I'm using this light since two years. The way that…
Price Paid: $30
I'm using this light since two years. The way that I'm using this light, for inside the tent only, it's strong enough and also secure.
Used this little dude in the James Peak Wilderness…
Price Paid: $38
Used this little dude in the James Peak Wilderness in July. I used the little handle to hand it in my tent while I was getting ready for bed, around camp for finding things etc. The light is not a bright white light. Rather a dull blue light. It does a good job at lighting about a 10 foot diameter, but it is nothing like a full blown propane lantern. I bought this for a backpacking trip because of its weight and size. It did the job I was looking for, a personal broad spectrum light source for the camp, but don't expect this to light up your camp or find your way down a trail at night.
I found the Brunton Glorb XB rather novel in its design…
Price Paid: $29.95
I found the Brunton Glorb XB rather novel in its design and performance. However its build quality was significantly less than what I would expect for a product costing 30+ dollars.
The lantern is powered by four AA batteries which are installed in a plastic battery carrier. The carrier is inserted into the bottom of the lantern lengthwise with a plastic cap then screwed into the base of the lantern to hold'em in.
My beef with the Brunton Glorb XB is the battery carrier requires a GREAT DEAL OF FORCE to fully install & seat into the lantern body. (The battery carrier is "Keyed" with three rails which mesh with slots molded into the carrier).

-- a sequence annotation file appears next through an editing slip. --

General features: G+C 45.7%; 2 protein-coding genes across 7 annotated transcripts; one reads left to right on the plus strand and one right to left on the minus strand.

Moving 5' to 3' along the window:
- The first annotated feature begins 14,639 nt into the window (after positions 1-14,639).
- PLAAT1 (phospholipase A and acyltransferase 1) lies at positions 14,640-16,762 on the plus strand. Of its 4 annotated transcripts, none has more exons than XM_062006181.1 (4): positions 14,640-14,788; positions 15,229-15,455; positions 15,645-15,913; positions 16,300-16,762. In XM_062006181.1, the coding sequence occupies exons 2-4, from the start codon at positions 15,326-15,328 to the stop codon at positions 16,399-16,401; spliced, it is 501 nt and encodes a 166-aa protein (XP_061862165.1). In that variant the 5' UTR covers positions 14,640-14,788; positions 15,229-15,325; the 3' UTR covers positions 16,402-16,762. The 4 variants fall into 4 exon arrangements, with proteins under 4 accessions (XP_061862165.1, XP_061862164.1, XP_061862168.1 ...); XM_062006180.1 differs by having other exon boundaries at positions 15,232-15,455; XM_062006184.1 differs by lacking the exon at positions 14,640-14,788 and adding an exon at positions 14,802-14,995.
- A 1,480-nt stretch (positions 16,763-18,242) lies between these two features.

This feature insures that correct battery polarity is maintained. Nice idea... The problem is that the batteries "scrub" the inside of the lanterns battery compartment, so much so that installing the carrier w/ batteries abrades and tears the plastic shrink wrap that protects each AA cell. I used 4 NEW 2800 mah nickle metal hydride AA cells and all four batteries had torn shrink wrap upon removing the carrier from the lantern body...
Removal of the battery carrier required leverage from a slotted screwdriver. (ala crowbar style).
To multiply the frustration the bottom cap/cover was also very tight around the battery carrier. The cap was balky to thread and rotate into the lantern without cross threading.
I purchased two Glorb XB's. Both of them suffered from the above conditions. I'm going return these two examples as I feel the design really needs some refinement in order to be truly user friendly.
Oh yeah, the Brunton Glorb XB does emit plenty of light to read by. It's a shame the batteries fit so tight...